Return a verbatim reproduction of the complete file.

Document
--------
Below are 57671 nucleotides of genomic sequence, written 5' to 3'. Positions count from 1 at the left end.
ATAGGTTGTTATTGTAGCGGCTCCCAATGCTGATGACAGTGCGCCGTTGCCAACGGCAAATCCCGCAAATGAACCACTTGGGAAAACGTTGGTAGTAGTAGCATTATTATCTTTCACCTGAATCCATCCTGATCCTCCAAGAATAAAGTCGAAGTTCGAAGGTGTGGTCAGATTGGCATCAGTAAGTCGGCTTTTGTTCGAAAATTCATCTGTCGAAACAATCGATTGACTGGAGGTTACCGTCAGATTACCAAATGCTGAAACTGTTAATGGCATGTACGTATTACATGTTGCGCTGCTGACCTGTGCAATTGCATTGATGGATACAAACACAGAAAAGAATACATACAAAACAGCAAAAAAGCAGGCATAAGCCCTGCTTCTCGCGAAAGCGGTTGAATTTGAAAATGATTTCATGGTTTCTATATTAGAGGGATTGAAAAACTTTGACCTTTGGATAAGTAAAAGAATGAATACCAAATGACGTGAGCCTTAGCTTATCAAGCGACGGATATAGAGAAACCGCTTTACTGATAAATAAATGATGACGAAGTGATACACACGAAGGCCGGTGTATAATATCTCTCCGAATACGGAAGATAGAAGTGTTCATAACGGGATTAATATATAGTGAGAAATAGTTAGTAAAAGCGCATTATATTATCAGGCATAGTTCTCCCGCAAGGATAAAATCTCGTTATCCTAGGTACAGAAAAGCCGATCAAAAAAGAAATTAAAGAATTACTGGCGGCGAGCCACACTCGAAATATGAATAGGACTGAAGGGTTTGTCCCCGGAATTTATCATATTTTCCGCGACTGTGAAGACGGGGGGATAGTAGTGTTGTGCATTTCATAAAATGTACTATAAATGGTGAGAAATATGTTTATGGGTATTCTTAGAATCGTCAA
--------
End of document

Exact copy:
Below are 57671 nucleotides of genomic sequence, written 5' to 3'. Positions count from 1 at the left end.
ATAGGTTGTTATTGTAGCGGCTCCCAATGCTGATGACAGTGCGCCGTTGCCAACGGCAAATCCCGCAAATGAACCACTTGGGAAAACGTTGGTAGTAGTAGCATTATTATCTTTCACCTGAATCCATCCTGATCCTCCAAGAATAAAGTCGAAGTTCGAAGGTGTGGTCAGATTGGCATCAGTAAGTCGGCTTTTGTTCGAAAATTCATCTGTCGAAACAATCGATTGACTGGAGGTTACCGTCAGATTACCAAATGCTGAAACTGTTAATGGCATGTACGTATTACATGTTGCGCTGCTGACCTGTGCAATTGCATTGATGGATACAAACACAGAAAAGAATACATACAAAACAGCAAAAAAGCAGGCATAAGCCCTGCTTCTCGCGAAAGCGGTTGAATTTGAAAATGATTTCATGGTTTCTATATTAGAGGGATTGAAAAACTTTGACCTTTGGATAAGTAAAAGAATGAATACCAAATGACGTGAGCCTTAGCTTATCAAGCGACGGATATAGAGAAACCGCTTTACTGATAAATAAATGATGACGAAGTGATACACACGAAGGCCGGTGTATAATATCTCTCCGAATACGGAAGATAGAAGTGTTCATAACGGGATTAATATATAGTGAGAAATAGTTAGTAAAAGCGCATTATATTATCAGGCATAGTTCTCCCGCAAGGATAAAATCTCGTTATCCTAGGTACAGAAAAGCCGATCAAAAAAGAAATTAAAGAATTACTGGCGGCGAGCCACACTCGAAATATGAATAGGACTGAAGGGTTTGTCCCCGGAATTTATCATATTTTCCGCGACTGTGAAGACGGGGGGATAGTAGTGTTGTGCATTTCATAAAATGTACTATAAATGGTGAGAAATATGTTTATGGGTATTCTTAGAATCGTCAA